And also, for example, if they don’t feel that the design, I don’t know, justifies user needs, you do need to understand why they believe it’s failing, because otherwise you can’t iterate it because you don’t know how to iterate it. So that is a part of it is asking why, swallowing your pride is another part of it, picking your battles is a big one.

It’s fine to disagree with the client, if you passionately believe in your position, however, let’s face it, on a lot of occasions you don’t feel that strongly. Okay, should the box have rounded corners or not? Do you really care? Is it really that big of a deal? Should you really be digging your feet in over this one? Oftentimes, it’s better to let them, to go with their idea, if it’s not going to be damaging to the design particularly, if it’s not going to be that big of a deal, then, let them have their way because when you do dig in your heels, then it’s going to be some much more meaningful.

Marcus Lillington
Exactly.

Paul Boag
Because the client is going to go, oh, they have suddenly objected to this when they’ve left me have all these other things. So they’re going to take you a bit more seriously. So it’s the whole boy that cried wolf thing, if you cry wolf for every little thing then nobody is going to believe you when you really are crying wolf. And then finally, in this kind of approach to dealing with disagreements, I would say if in doubt, test. If you and the client really disagree over an issue, test it with real users. This will inevitably break the deadlock, and it always provides a really clear way forward. So testing is really worthwhile.

So that is really all I wanted to cover on this last episode of the season, but I do want to leave you with some stuff, you know, hopefully I’ve demonstrated client centric web design is a better way to build website in this series. It does create better websites, it creates happier clients and it makes an easier life for you. And managing comments and feedback is a key component of all of that. So before you kind of close this season down and consign it to your iTunes trash bin…

Marcus Lillington
Buy the book.

Paul Boag
Buy the book, at boagworld.com/season/3. I’d encourage you to make some small, but significant changes in the way that you present designs and gather feedback. So those are, just a recap. Record your presentations, video presentations will transform your – the way you present design. It has at Headscape and I think it will for you. It leads to better presentations, improved comments and it always impresses the clients. The client loves, oh, you’ve done me a video.

Marcus Lillington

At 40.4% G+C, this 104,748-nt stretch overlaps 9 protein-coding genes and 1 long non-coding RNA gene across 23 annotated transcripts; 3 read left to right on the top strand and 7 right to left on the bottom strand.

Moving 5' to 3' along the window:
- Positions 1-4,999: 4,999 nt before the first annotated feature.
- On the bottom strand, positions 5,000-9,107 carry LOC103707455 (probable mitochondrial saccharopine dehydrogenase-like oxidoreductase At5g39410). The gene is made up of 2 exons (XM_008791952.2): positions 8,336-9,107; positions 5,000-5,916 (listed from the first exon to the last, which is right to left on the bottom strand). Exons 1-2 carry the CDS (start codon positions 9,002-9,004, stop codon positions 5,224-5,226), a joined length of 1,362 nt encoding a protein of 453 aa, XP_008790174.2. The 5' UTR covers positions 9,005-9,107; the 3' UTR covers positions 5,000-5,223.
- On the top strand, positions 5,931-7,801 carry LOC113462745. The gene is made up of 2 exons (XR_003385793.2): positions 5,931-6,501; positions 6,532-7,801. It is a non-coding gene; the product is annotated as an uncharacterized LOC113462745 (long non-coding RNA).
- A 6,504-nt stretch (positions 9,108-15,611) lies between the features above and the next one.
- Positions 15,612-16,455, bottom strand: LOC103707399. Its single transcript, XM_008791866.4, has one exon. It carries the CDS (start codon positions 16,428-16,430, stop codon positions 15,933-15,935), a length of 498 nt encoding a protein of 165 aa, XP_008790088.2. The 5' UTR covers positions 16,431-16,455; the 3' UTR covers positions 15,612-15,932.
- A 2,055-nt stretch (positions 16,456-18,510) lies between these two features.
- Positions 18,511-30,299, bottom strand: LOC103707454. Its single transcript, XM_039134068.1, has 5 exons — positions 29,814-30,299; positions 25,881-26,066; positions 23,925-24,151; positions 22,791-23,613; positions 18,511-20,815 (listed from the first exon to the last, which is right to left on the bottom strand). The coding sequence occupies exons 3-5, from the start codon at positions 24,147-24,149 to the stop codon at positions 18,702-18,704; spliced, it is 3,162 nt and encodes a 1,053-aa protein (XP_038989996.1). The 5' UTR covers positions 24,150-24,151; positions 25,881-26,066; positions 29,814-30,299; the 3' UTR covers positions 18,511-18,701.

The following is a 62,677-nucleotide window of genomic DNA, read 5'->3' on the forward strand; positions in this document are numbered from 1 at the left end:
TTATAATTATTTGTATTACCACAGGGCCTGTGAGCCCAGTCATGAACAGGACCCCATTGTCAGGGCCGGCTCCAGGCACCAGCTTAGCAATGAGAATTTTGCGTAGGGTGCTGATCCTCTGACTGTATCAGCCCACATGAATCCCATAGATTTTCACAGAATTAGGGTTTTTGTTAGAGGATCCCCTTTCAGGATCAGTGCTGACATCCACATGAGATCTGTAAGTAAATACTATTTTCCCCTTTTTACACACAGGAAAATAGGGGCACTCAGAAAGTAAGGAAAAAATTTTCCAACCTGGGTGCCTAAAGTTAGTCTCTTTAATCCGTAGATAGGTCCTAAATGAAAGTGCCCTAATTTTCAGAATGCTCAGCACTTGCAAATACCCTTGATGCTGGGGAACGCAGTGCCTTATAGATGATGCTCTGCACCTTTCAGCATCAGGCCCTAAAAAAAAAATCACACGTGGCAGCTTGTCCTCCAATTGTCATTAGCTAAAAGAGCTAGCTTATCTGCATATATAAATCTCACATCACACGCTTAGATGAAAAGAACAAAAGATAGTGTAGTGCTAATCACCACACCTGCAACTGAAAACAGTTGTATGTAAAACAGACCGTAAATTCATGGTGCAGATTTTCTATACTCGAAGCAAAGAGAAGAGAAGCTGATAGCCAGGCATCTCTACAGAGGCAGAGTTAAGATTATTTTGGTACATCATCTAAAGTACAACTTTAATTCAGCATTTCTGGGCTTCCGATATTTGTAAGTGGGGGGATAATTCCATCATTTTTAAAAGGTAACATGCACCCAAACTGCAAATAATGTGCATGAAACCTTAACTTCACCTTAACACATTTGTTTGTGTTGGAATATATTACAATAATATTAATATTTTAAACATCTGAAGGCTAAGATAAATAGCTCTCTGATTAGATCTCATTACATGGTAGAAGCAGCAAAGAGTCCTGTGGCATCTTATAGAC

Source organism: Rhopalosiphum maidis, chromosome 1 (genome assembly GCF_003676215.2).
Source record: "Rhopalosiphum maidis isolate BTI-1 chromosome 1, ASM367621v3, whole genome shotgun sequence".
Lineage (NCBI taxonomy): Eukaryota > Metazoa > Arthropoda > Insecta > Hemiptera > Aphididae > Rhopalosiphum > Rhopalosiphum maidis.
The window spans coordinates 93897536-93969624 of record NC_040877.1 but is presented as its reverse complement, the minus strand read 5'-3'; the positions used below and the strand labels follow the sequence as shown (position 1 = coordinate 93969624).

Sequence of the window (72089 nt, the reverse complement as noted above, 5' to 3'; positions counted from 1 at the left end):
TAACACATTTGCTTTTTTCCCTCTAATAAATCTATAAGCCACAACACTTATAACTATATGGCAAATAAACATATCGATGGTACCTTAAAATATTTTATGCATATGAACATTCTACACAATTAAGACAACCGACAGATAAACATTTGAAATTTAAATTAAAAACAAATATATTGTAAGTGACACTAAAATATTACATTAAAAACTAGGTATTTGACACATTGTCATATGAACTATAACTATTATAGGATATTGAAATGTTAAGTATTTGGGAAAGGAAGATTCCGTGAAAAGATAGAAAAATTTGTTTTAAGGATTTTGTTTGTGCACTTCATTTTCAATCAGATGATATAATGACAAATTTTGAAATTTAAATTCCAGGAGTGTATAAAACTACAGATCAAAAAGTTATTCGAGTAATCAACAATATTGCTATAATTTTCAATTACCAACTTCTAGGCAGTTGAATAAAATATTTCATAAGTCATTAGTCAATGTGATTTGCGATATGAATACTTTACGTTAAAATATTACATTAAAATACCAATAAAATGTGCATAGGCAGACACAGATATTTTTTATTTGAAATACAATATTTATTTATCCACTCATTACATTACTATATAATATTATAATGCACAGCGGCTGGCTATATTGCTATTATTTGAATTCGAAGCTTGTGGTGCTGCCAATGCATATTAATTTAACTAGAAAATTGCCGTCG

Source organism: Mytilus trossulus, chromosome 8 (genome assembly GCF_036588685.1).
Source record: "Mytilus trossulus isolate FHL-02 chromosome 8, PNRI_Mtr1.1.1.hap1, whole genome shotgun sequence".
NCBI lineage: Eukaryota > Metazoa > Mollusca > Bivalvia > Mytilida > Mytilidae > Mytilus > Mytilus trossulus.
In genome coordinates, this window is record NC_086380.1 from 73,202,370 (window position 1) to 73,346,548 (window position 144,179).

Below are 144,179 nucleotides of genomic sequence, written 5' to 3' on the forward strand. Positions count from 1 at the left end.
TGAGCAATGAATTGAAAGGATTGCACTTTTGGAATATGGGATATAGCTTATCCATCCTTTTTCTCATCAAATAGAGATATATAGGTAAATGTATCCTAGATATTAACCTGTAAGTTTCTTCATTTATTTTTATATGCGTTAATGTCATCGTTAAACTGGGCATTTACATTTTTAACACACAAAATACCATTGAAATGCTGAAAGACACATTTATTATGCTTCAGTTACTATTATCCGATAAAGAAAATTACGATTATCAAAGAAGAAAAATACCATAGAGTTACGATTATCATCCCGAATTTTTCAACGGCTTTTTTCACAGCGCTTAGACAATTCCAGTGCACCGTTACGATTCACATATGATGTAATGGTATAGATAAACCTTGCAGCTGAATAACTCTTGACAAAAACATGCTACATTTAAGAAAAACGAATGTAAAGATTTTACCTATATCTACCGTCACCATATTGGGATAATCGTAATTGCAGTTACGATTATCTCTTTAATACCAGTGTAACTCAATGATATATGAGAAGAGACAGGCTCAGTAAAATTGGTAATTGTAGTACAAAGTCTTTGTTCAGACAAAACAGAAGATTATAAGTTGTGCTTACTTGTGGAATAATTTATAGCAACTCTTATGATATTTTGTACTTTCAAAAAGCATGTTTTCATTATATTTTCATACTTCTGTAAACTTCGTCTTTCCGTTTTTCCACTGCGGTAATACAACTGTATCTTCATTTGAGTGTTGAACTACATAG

Yeah, that’s true. Yes, definitely.

Paul Boag
I don’t think that’s something we touched on before but it’s a good thing. Second thing, I’d really encourage you to do is prepare the ground, suggest the type of comments you want, place an emphasis on identifying problems and not solutions that we’ve talked about before.

Finally, deal with the problems, preempt those common issues such as white space, color and branding before they ever become an issue, nip in the bud. And finally, stop asking open questions such as what do you think of the design? And start leading the client through the feedback process more.

I’m aware that this series may have challenged some of your preconceptions. I know I’ve suggested that your role isn’t just about producing websites, but it is one of offering a service. And you may feel that that’s not what you signed up for when you became a web designer. However, I really want to ensure you that, done right, client work can be really rewarding and satisfying, I love my job, I honestly love it. You get to build lasting collaborative relationships with people working across a range of disciplines and sectors that you just don’t get in other forms of web design. Client work is never dull and you’ll always be learning and if you embrace that role you are going to have one hell of a ride, I really love it. And I know you can too if you just kind of – sorry, this is getting sappy and crap towards the end. But I am enthusiastic about this, and I’m passionate about it.

Marcus Lillington
No. Yeah. No yeah.

Paul Boag
Yeah, no.

Marcus Lillington
I think one of the most important things for web designers out there, freelancers, people working in agencies, it’s so important that they’re working on projects that have been priced properly, and…

Paul Boag
Yeah.

Marcus Lillington
…and that have sensible deadlines, then it is fun, then you get a chance to work with clients properly. I did down Andy Budd on an earlier episode about his article, but he is dead right from one aspect that there are lot of people out there who are just out to make as quick and as fast of a buck as possible. So yeah, if you’re stuck in a position where you’re not, where you’re finding that client work isn’t that rewarding, chances are you are working for the wrong company.

Paul Boag
Yeah. I mean, I would slightly disagree what he said with the whole deadlines, deadlines not price, get the price right, but if you got a good client relationship, if you got that really good working relationship with the client and there is a ridiculous deadline for some real legitimate reason like…